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With a Limited Grasp of English, Sergio Leone Kept the Script Secondary

GoodBadUgly_sized.jpgThere’s a certain staid formula for Westerns: Good versus bad. Cowboys versus Indians. Sheriffs versus outlaws. You get the idea. Even when the film serves as a vehicle for ideas about violence, alienation or ethnicity (The Searchers or High Noon), some Westerns feel stodgy and stilted, particularly those shot in studio backlots.

In contrast, Sergio Leone’s so-called spaghetti Westerns have a fresh feel based in visual storytelling. You can credit the director’s combination of incredibly wide shots filmed on location with tight close-ups to build tension while developing character without much dialogue. His 1966 film The Good, the Bad and the Ugly is so stylistically compelling that at times it feels downright avant garde.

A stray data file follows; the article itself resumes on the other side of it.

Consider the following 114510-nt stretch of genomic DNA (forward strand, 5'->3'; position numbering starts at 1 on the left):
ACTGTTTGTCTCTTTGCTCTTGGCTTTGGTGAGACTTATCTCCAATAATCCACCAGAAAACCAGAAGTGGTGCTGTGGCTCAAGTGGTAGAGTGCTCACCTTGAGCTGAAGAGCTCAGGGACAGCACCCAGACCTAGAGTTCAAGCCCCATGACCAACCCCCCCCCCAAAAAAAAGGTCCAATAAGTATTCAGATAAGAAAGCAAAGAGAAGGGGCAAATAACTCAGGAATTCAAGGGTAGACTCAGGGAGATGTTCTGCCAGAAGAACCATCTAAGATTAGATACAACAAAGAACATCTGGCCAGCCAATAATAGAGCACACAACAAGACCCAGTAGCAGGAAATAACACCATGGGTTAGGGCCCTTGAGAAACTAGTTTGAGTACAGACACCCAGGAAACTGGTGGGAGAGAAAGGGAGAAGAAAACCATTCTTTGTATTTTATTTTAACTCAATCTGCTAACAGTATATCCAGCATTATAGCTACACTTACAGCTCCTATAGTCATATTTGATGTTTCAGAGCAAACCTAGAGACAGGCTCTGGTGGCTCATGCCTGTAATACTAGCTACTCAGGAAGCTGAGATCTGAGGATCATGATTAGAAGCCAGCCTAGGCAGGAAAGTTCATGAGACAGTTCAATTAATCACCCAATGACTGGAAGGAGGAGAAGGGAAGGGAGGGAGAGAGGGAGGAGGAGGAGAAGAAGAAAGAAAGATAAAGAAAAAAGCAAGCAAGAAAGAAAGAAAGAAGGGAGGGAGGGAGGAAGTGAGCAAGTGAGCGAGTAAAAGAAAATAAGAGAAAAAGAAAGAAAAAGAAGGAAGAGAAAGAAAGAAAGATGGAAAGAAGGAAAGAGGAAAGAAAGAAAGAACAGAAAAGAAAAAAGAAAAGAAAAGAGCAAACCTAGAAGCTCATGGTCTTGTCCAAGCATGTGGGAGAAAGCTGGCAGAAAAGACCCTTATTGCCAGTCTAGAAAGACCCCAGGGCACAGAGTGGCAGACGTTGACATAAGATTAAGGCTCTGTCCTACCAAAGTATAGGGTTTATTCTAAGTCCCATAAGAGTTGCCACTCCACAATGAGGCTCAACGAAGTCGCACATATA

That’s because Leone allows body language, long gazes and fancy camera work to do the heavy lifting usually reserved for dialogue. Near the end of the film, when one character runs around a cemetery searching for a particular headstone, the way the scene periodically dissolves into an abstract blur of motion and color, you’d think you were watching something out of Blowup or a similarly artsy film.

At the same time, Leone kept it internal, turning Clint Eastwood into the ultimate silent stranger over the course of three movies: A Fistful of Dollars , For a Few Dollars More , and The Good, the Bad, and the Ugly. Some of that tight-lipped persona was no doubt the result of Leone’s limited grasp of English. Some of it’s because Eastwood refused to dub in line changes after filming, instead sticking to original lines. And even though the collaboration between the two ended unhappily, Leone’s influence on Eastwood’s later work as an actor and director — specializing in taciturn and conflicted anti-heroes — remains undisputable.
 
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